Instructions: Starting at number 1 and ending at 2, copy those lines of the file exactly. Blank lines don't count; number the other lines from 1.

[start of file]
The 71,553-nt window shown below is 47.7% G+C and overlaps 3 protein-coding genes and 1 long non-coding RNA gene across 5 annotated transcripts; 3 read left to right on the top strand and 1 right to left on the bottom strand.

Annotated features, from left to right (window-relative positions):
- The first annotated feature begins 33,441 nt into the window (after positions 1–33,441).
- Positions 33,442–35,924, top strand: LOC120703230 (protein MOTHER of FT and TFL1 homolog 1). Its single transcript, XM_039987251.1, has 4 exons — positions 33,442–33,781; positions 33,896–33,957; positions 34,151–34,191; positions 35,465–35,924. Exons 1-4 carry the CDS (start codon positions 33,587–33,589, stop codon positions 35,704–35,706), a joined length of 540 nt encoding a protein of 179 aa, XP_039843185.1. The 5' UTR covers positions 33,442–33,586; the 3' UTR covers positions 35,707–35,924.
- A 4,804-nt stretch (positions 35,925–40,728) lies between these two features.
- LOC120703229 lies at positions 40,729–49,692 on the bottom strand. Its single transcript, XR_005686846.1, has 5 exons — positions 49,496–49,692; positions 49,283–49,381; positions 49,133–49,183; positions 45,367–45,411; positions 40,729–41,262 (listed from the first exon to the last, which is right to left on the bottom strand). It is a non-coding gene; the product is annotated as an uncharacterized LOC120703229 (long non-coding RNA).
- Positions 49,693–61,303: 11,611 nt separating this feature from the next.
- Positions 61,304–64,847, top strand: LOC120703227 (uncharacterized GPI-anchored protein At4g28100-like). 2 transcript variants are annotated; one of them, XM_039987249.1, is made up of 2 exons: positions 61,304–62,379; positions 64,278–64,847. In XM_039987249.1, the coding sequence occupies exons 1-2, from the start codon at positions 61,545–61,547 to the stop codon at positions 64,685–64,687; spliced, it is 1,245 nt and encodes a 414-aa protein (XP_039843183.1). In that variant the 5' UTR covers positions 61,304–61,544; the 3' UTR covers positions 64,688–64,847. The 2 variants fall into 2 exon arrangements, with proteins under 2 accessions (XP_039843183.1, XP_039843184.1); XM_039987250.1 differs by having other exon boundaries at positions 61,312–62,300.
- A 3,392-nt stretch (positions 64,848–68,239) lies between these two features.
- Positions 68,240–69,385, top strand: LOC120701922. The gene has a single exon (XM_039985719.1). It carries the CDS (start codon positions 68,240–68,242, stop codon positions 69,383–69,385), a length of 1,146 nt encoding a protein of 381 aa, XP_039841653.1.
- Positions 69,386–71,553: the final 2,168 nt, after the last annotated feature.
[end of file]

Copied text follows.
The 71,553-nt window shown below is 47.7% G+C and overlaps 3 protein-coding genes and 1 long non-coding RNA gene across 5 annotated transcripts; 3 read left to right on the top strand and 1 right to left on the bottom strand.

Annotated features, from left to right (window-relative positions):